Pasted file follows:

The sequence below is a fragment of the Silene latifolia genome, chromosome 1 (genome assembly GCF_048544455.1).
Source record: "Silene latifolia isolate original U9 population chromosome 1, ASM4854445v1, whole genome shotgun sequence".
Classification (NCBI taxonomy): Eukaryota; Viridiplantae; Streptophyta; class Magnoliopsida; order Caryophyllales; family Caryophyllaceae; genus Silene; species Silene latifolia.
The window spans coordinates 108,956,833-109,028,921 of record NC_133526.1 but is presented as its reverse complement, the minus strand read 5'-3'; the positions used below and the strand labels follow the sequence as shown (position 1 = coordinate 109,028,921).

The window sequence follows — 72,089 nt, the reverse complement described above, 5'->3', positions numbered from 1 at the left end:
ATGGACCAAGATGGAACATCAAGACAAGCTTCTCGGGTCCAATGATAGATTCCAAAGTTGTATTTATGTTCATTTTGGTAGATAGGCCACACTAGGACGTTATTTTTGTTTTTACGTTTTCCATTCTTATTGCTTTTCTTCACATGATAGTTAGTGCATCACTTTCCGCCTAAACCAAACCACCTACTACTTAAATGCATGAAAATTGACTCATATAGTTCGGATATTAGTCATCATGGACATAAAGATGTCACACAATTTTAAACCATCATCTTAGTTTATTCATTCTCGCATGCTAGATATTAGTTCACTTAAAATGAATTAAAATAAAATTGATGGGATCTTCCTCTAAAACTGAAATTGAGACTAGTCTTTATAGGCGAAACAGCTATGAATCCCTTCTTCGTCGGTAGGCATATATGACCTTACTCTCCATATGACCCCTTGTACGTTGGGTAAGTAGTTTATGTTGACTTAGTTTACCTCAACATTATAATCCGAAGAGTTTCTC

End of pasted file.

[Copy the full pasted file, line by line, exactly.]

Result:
The sequence below is a fragment of the Silene latifolia genome, chromosome 1 (genome assembly GCF_048544455.1).
Source record: "Silene latifolia isolate original U9 population chromosome 1, ASM4854445v1, whole genome shotgun sequence".
Classification (NCBI taxonomy): Eukaryota; Viridiplantae; Streptophyta; class Magnoliopsida; order Caryophyllales; family Caryophyllaceae; genus Silene; species Silene latifolia.
The window spans coordinates 108,956,833-109,028,921 of record NC_133526.1 but is presented as its reverse complement, the minus strand read 5'-3'; the positions used below and the strand labels follow the sequence as shown (position 1 = coordinate 109,028,921).

The window sequence follows — 72,089 nt, the reverse complement described above, 5'->3', positions numbered from 1 at the left end:
ATGGACCAAGATGGAACATCAAGACAAGCTTCTCGGGTCCAATGATAGATTCCAAAGTTGTATTTATGTTCATTTTGGTAGATAGGCCACACTAGGACGTTATTTTTGTTTTTACGTTTTCCATTCTTATTGCTTTTCTTCACATGATAGTTAGTGCATCACTTTCCGCCTAAACCAAACCACCTACTACTTAAATGCATGAAAATTGACTCATATAGTTCGGATATTAGTCATCATGGACATAAAGATGTCACACAATTTTAAACCATCATCTTAGTTTATTCATTCTCGCATGCTAGATATTAGTTCACTTAAAATGAATTAAAATAAAATTGATGGGATCTTCCTCTAAAACTGAAATTGAGACTAGTCTTTATAGGCGAAACAGCTATGAATCCCTTCTTCGTCGGTAGGCATATATGACCTTACTCTCCATATGACCCCTTGTACGTTGGGTAAGTAGTTTATGTTGACTTAGTTTACCTCAACATTATAATCCGAAGAGTTTCTC